Call for Submissions
ACSAC is an internationally recognized forum where practitioners, researchers, and developers in information system security meet to learn and to exchange practical ideas and experiences. If you are developing practical solutions to problems related to the protection of users, commercial enterprises, or countries' information infrastructures, consider submitting your work to the Annual Computer Security Applications Conference.
We solicit submissions that address the application of security technology, the implementation of systems, and the discussion of lessons learned. While we are interested in a variety of topics, we especially encourage submissions in the area of our Hard Topic Theme, Deployable and Impactful Security.
We solicit papers offering novel contributions in any aspect of applied security. Papers are encouraged on results that have been demonstrated to be useful for improving information systems security and that address lessons learned from the actual application. Submitted papers must not substantially overlap papers that have been published or that are simultaneously submitted to a journal or a conference with proceedings. Please ensure that your submission is a PDF file of a maximum of 10 pages, excluding well-marked references and appendices limited to 5 pages. Committee members are not required to read the appendices.
The Case Studies in Applied Security Track is a critical part of the technical conference. It is an opportunity for professionals to share information that is current without writing a detailed technical paper, but enables attendees to learn about the next generation of products and solutions. It is open to anyone in the community such as vendors, network providers, systems integrators, government civil/federal/military programs or users across the spectrum of computer security applications. Potentially this is where attendees can learn about client needs and vendors solutions. While the Case Studies will not be included in the Proceedings, the presentations will be posted to the ACSAC site following the conference.
Panels should encourage audience participation and focus on the sharp edges of a topic where there is controversy or where there are widely varying positions. Panels focused on a topic related to the conference theme are especially welcomed, but this is not a hard requirement; some additional topics are listed here. A typical panel proposal should list the moderator, three panel members and an abstract of the proposed topic.
The poster session provides an opportunity for researchers and practitioners to present their new and innovative preliminary work in an informal, interactive setting. Conference attendees can learn about novel on-going research projects that might not yet be complete, but whose preliminary results are already interesting. Poster presenters will have an opportunity to discuss their work and get invaluable feedback from knowledgeable sources at an early stage of their research.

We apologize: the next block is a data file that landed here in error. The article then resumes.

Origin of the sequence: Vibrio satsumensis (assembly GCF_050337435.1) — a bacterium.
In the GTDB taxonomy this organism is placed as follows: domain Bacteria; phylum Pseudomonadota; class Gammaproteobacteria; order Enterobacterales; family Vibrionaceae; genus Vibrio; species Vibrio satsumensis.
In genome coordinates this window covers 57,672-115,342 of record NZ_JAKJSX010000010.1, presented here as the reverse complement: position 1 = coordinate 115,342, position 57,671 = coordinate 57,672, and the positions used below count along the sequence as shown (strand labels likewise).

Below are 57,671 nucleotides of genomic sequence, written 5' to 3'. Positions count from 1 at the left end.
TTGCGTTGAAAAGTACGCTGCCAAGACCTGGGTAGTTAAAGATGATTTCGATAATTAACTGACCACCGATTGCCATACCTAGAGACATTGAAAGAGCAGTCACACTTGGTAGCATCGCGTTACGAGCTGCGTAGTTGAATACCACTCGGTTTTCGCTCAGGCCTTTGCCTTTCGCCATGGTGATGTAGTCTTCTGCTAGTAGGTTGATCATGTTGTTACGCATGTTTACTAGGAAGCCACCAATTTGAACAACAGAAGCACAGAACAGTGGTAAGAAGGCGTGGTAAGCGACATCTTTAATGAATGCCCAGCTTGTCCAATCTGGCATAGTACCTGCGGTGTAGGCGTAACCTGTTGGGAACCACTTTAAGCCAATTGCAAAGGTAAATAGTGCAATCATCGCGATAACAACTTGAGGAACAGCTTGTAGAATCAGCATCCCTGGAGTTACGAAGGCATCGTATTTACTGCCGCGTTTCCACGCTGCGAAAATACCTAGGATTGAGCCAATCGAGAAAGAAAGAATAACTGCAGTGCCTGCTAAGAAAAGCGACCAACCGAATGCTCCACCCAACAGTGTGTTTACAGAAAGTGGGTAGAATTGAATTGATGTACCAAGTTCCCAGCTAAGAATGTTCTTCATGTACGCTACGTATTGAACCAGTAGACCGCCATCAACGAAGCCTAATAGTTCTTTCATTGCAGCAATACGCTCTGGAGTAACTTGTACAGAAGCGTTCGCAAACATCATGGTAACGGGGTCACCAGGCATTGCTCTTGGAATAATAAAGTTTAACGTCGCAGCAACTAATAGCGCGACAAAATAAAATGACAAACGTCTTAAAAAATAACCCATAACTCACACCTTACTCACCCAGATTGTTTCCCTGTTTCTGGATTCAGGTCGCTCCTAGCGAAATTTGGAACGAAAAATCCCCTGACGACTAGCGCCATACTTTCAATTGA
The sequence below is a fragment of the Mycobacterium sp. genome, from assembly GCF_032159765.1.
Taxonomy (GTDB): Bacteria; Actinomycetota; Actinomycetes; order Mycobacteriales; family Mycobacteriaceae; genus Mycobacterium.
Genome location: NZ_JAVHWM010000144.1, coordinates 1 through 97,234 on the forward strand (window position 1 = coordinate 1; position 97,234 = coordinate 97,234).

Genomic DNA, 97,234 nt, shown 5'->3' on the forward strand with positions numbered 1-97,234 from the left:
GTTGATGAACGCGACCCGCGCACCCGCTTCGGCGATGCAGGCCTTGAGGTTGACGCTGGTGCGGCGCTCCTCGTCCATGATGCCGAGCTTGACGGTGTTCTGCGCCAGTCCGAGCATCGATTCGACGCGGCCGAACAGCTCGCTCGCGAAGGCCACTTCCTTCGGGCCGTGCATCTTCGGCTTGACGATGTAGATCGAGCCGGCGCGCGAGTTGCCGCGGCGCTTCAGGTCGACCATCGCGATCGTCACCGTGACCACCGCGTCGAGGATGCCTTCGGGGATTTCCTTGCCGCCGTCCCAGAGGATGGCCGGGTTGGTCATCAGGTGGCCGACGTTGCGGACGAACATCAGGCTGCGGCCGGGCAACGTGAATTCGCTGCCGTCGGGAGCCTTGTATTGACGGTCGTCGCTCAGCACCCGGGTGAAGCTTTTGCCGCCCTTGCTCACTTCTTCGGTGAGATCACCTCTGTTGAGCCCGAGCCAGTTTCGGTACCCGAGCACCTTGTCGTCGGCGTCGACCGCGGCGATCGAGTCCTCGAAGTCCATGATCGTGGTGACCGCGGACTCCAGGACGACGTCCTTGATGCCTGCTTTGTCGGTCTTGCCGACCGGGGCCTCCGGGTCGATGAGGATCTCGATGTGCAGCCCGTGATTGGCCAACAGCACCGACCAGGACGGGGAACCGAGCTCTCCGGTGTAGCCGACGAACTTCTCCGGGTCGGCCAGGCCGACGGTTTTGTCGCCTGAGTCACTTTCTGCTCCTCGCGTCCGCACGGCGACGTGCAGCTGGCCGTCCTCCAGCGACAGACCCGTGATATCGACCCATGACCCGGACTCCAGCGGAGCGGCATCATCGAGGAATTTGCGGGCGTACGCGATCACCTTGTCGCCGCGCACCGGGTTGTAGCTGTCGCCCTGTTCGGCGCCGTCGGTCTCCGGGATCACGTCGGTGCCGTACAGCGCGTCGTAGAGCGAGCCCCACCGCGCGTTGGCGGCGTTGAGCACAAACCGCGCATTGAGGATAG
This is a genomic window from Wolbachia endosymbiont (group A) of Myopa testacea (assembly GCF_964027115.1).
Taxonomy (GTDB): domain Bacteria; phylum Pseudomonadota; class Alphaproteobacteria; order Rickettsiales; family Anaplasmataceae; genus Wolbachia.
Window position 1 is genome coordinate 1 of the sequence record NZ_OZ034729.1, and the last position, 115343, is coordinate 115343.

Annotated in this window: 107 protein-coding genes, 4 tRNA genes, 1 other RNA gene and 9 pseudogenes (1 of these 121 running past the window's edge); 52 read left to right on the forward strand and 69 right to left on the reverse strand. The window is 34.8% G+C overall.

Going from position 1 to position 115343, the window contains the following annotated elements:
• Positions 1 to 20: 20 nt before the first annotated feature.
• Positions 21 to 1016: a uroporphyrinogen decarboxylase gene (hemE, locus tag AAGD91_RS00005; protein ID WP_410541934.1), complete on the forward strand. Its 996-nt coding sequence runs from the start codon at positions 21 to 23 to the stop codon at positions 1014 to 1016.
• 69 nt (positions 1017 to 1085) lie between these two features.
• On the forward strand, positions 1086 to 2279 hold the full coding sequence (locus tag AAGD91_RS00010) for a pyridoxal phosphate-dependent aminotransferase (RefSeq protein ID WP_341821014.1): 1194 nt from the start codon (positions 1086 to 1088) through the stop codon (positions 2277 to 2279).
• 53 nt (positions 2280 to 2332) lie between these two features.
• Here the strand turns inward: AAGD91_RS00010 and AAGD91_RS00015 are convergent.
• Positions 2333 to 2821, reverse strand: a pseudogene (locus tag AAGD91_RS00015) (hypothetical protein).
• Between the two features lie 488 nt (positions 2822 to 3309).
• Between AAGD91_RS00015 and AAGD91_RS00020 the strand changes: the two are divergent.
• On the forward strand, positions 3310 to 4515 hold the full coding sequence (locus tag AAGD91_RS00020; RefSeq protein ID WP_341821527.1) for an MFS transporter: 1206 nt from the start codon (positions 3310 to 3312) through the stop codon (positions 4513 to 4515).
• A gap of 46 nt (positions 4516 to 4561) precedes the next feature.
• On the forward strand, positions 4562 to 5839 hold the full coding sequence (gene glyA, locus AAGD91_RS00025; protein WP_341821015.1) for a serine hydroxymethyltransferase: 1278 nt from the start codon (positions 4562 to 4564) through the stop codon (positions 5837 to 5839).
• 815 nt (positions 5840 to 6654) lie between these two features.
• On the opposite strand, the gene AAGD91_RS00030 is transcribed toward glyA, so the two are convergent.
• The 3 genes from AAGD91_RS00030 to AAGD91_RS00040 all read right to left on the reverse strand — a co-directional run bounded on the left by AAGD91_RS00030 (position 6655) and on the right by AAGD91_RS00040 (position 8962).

The Works in Progress (WiP) session offers short presentations (5 minutes maximum) of ongoing work. These presentations highlight the most current work in both business and academia, emphasizing goals and value added, accomplishments to date, and future plans. Special consideration is given to topics that discuss real life security experience, including system implementation, deployment, and lessons learned.
ACSAC workshops are on up to date topics that attendees usually rate to provide a useful and exciting forum for information technology professionals (e.g., standards developers, software developers, security engineers, security officers) to exchange ideas, concerns, and opinions.
ACSAC offers conferenceships to enable students to attend the conference. This program will help pay for some of the cost to attend ACSAC.
General Submissions and Speaking Proposals
ACSAC does not accept "speaking proposals" per se, however; you are encouraged to submit suggestions in the form of a one paragraph description of a topic and a biography of the proposed presenter. Depending on a proposal's technical content, it may be acceptable as a case study. If a full paper is available, it may be acceptable as a technical paper. If a presentation by a group of related speakers is contemplated, a proposal for this session may be acceptable as a panel. If a proposal for a half day or full day seminar is appropriate, it may be acceptable as a professional development course. If a one or two page technical write-up is available that describes work that is not yet completed, it may be acceptable as a poster. Finally, if your have an interest in a full day interactive dialogue, exchanging ideas, opinions and concerns between multiple presenters and attendees, consider being a workshop presenter.